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New York’s Young Undocumented Face Uncertainty Over DACA

Editors December 1, 2016 Grassroots, Immigration, News Comments Off on New York’s Young Undocumented Face Uncertainty Over DACA

Legal advocacy groups based in New York are preparing to fight Donald Trump if he follows through on a pre-election promise to repeal the Deferred Action for Childhood Arrivals (DACA) program, but young people enrolled on the program are preparing for the worst.

“We always had to explain to people that this was temporary benefit, not a status, and could be taken away. I think at that time we were more hopeful that it wouldn’t become a reality but current events have made us rethink that,” said Danny Alicea, fellow at the City Bar Justice Center in New York.

Alicea was speaking at NYU Law School’s Immigrant Rights Teach-In on November 28.

The DACA program was introduced in 2012 by President Obama to defer deportations for children of illegal immigrants who were brought to the United States as minors before they were 16, on the condition they behave and stay in school. 

However thousands of children, young people and students in New York who were granted temporary protection under the Obama administration could soon face deportation, after Trump said it was a number one priority to axe the program.

 To apply for DACA, young people are required to submit an application to the United States Citizenship and Immigration Services (USCIS) with documentation proving they were brought to the United States before they were 16, as well as identifying information such as a home address. The information was collected by the USCIS confidentially, under condition that it would not be turned over to US Immigration and Customs Enforcement, (ICE) the enforcement arm of the US immigration system.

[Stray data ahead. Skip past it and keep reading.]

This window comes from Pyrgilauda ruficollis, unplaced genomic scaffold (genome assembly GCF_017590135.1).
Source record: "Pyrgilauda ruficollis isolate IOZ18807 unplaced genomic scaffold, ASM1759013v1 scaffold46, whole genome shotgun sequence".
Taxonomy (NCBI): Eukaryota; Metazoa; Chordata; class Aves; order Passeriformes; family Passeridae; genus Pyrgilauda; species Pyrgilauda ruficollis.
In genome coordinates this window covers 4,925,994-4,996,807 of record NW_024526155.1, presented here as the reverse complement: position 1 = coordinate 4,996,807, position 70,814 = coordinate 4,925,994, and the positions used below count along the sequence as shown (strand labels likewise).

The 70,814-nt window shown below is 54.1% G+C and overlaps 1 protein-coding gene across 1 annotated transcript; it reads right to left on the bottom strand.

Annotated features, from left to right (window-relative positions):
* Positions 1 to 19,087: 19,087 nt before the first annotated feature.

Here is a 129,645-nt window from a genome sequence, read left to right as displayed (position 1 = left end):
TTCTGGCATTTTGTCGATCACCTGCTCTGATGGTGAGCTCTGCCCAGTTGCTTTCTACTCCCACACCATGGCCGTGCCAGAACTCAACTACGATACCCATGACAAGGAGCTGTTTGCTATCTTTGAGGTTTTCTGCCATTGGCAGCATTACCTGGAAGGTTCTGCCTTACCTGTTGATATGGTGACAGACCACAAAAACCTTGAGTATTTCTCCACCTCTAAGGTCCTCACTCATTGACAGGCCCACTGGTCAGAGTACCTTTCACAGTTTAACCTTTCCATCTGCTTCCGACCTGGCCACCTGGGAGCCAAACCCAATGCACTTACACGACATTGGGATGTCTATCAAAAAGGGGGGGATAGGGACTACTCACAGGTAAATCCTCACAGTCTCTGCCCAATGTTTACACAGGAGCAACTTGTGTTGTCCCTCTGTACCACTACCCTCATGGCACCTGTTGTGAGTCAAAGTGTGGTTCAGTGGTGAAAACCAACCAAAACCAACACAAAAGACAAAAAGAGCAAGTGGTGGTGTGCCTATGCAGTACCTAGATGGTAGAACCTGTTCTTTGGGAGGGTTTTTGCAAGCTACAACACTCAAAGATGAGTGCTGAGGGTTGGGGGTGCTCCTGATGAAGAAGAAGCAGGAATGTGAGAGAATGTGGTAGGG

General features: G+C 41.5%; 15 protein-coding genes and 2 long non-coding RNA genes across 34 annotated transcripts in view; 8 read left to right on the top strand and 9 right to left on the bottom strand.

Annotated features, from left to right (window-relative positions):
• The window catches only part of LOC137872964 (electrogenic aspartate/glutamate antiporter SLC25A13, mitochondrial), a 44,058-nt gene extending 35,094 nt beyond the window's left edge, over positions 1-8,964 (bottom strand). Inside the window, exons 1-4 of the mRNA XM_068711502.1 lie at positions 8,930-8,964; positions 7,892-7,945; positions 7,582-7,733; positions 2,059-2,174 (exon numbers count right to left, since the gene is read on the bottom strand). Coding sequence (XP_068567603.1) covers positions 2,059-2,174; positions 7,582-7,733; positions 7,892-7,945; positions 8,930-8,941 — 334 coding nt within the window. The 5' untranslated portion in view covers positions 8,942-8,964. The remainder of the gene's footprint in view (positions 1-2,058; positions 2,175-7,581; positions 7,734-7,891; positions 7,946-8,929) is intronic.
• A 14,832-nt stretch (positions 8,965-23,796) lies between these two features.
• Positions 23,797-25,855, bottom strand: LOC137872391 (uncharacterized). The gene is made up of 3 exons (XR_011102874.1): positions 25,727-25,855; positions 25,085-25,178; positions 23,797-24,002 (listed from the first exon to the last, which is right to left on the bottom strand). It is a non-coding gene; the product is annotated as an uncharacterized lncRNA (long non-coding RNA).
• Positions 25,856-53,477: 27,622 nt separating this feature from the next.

“We are strategizing how to fight back and we will fight back,”- Stephanie Park, MinKwon Center for Community Action

 Young immigrants are fearful about what will happen to the information under the new administration.

“We are talking to USCIS to find out what they’re going to do with all the files of information they have about us. We are strategizing how to fight back and we will fight back,” said Stephanie Park, staff attorney at the MinKwon Center for Community Action based in New York, speaking at the same presentation.

Even if the information remains confidential, Trump could very well follow through on his promise to shut the program down, although it is unclear whether he will retroactively cancel all DACAs and nullify accompanying two-year work permits, or allow existing DACAs to expire.

“Not too long ago, the President Elect said it was a top priority to rescind this program and since then, we have not heard him talk so definitely about this being his top priority but I think the answer is, nobody knows for sure. We can only prepare,” Alicea added.

 Young people in New York with DACAs should start preparing now, by booking any urgent medical checks ups before their Medicaid expires, and ensuring they can support themselves financially if, come January, they are no longer legally allowed to work.

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